If the web fragments into closed systems, if companies put content and applications behind walls, some indeed may thrive — but their success will come at the expense of the very creativity and innovation that has made the Internet a revolutionary force.
We believe that consumers should be able to freely access their favorite content and applications, regardless of what computer they have, what browser they like, or what device suits their needs. No company — no matter how big or how creative — should dictate what you can create, how you create it, or what you can experience on the web.
When markets are open, anyone with a great idea has a chance to drive innovation and find new customers. Adobe’s business philosophy is based on a premise that, in an open market, the best products will win in the end — and the best way to compete is to create the best technology and innovate faster than your competitors.
That, certainly, was what we learned as we launched PostScript® and PDF, two early and powerful software solutions that work across platforms. We openly published the specifications for both, thus inviting both use and competition. In the early days, PostScript attracted 72 clone makers, but we held onto our market leadership by out-innovating the pack. More recently, we’ve done the same thing with Adobe® Flash® technology. We publish the specifications for Flash — meaning anyone can make their own Flash player. Yet, Adobe Flash technology remains the market leader because of the constant creativity and technical innovation of our employees.
We believe that Apple, by taking the opposite approach, has taken a step that could undermine this next chapter of the web — the chapter in which mobile devices outnumber computers, any individual can be a publisher, and content is accessed anywhere and at any time.
In the end, we believe the question is really this: Who controls the World Wide Web? And we believe the answer is: nobody — and everybody, but certainly not a single company.
Chuck Geschke, John Warnock
Cofounders
Chairmen, Adobe Board of Directors.”

The “Truth” About Flash

Adobe has also created a site (oddly not in Flash) that aims to set the record straight about Flash. The first thing you’ll notice is a big graphic that shows off Flash’s impressive reach across the web.










I don’t think that anyone would argue with the figures that Adobe has put out — the current dominance, or ubiquity, of Flash has never been the issue. Instead, the discussion has centered around which technologies will lead in the future, especially on mobile and CULV devices.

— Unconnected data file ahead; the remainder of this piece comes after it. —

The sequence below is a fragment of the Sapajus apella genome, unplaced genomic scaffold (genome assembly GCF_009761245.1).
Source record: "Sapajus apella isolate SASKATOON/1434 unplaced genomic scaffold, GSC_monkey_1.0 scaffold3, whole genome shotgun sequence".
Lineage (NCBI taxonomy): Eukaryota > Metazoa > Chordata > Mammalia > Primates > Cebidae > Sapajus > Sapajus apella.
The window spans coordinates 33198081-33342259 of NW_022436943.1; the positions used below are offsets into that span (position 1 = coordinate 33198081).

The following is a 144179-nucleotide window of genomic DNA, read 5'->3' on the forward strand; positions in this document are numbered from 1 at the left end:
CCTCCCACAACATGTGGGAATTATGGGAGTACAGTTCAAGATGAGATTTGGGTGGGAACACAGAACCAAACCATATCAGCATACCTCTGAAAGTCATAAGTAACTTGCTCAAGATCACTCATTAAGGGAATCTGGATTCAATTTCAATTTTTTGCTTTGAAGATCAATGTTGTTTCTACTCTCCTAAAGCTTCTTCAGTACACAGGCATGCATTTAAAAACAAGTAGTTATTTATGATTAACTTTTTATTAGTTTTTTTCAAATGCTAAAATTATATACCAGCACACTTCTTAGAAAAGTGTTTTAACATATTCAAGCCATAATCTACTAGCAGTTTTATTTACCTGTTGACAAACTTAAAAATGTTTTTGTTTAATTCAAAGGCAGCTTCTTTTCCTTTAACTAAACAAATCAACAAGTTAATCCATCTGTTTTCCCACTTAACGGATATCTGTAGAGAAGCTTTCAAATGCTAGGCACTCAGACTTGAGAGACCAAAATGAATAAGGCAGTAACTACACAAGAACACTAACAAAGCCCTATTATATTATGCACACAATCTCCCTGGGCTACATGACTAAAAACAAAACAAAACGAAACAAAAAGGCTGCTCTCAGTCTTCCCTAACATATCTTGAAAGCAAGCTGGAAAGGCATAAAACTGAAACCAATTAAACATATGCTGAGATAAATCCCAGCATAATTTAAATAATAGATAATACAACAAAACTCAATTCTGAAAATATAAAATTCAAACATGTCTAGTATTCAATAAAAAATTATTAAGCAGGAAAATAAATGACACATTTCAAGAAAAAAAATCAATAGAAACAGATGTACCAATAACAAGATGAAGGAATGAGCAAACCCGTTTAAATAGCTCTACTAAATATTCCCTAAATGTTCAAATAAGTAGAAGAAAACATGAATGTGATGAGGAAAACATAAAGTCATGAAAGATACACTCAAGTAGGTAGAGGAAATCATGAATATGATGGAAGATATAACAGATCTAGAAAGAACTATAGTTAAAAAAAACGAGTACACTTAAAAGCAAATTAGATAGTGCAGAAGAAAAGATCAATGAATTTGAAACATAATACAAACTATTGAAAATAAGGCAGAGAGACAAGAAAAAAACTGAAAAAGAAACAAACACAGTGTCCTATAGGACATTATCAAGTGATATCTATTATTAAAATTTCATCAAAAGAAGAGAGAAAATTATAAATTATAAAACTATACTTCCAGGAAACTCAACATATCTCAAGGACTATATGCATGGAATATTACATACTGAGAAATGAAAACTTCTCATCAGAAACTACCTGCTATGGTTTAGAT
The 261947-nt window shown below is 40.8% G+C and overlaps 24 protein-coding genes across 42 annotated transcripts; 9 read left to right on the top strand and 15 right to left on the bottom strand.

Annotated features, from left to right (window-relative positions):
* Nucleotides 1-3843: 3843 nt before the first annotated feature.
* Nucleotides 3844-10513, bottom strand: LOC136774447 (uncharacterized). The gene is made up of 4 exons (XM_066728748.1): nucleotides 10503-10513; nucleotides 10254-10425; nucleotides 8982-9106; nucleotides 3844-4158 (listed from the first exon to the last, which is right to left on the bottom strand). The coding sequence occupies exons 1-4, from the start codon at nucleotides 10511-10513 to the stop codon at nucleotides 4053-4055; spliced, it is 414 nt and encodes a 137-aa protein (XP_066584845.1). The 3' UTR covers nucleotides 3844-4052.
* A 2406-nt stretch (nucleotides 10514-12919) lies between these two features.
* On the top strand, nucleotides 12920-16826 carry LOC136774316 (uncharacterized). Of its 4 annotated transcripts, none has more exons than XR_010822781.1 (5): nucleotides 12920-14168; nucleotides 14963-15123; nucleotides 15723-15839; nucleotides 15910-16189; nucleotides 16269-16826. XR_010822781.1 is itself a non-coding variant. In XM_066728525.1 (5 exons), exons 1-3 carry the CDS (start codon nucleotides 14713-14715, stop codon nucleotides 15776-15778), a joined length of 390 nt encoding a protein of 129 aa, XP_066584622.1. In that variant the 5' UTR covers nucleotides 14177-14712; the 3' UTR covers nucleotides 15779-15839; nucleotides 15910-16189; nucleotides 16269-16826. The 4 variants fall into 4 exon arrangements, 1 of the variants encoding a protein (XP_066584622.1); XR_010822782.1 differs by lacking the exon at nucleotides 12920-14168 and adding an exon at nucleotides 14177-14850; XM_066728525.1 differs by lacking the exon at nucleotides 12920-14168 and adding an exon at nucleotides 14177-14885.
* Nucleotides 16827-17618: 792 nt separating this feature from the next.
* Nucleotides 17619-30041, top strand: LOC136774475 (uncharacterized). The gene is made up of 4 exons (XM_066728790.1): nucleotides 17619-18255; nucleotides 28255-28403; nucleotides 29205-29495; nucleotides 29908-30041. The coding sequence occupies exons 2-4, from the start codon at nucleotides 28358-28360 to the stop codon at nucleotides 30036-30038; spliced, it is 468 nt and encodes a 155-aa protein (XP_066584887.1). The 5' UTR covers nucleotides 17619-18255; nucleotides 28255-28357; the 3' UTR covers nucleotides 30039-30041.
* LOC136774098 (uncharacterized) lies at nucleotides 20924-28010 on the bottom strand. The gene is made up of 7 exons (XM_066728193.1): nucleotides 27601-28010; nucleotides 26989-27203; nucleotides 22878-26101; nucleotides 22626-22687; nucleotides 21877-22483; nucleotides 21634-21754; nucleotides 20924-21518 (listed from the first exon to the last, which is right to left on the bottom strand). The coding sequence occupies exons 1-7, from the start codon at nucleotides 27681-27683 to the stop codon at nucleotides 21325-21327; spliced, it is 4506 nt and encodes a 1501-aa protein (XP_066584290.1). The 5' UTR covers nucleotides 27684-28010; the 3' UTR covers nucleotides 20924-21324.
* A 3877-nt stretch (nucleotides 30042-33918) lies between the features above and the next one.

Most of Adobe’s responses to other areas of concern — including video, performance, touch and security — are more about what is being promised with Flash Player 10.1 and less about the issue at hand.
Flash Player 10.1 is arguably the most anticipated Flash release in Adobe’s history. It promises to bring Flash support to ARM devices — meaning that some Android phones like the Nexus One will be able to get what Adobe calls the “full Flash experience” — and hardware acceleration for video playback for more devices, which should improve overall performance and battery life.
We know Adobe is really excited about Flash 10.1, as it should be, because it’s shaping up to be a great release. However, we can’t help but be bothered by a rebuttal that essentially says, “all of this will be fixed with the next release,” especially when we’ve been waiting for this release for a really long time — a time during which content publishers have started to embrace alternative technologies.


Note:::   Adobe Responds to Apple... With A Banner Campaign ,banners are in Flash, so they can't be viewed on an iPad, iPhone or iPod Touch.


Agency: Goodby Silverstein & Partners
Client:Adobe




Date: May 13, 2010

Apple switches to Verdana

Image

The California-based computer and electronics company, best known for their Macintosh computers and iPods, announced today the company will be adopting Verdana as their corporate typeface. The typographic change, Apple’s first since 2001, was spotted on several of the company’s international websites Thursday morning, and will soon be visible on all new packaging and marketing materials.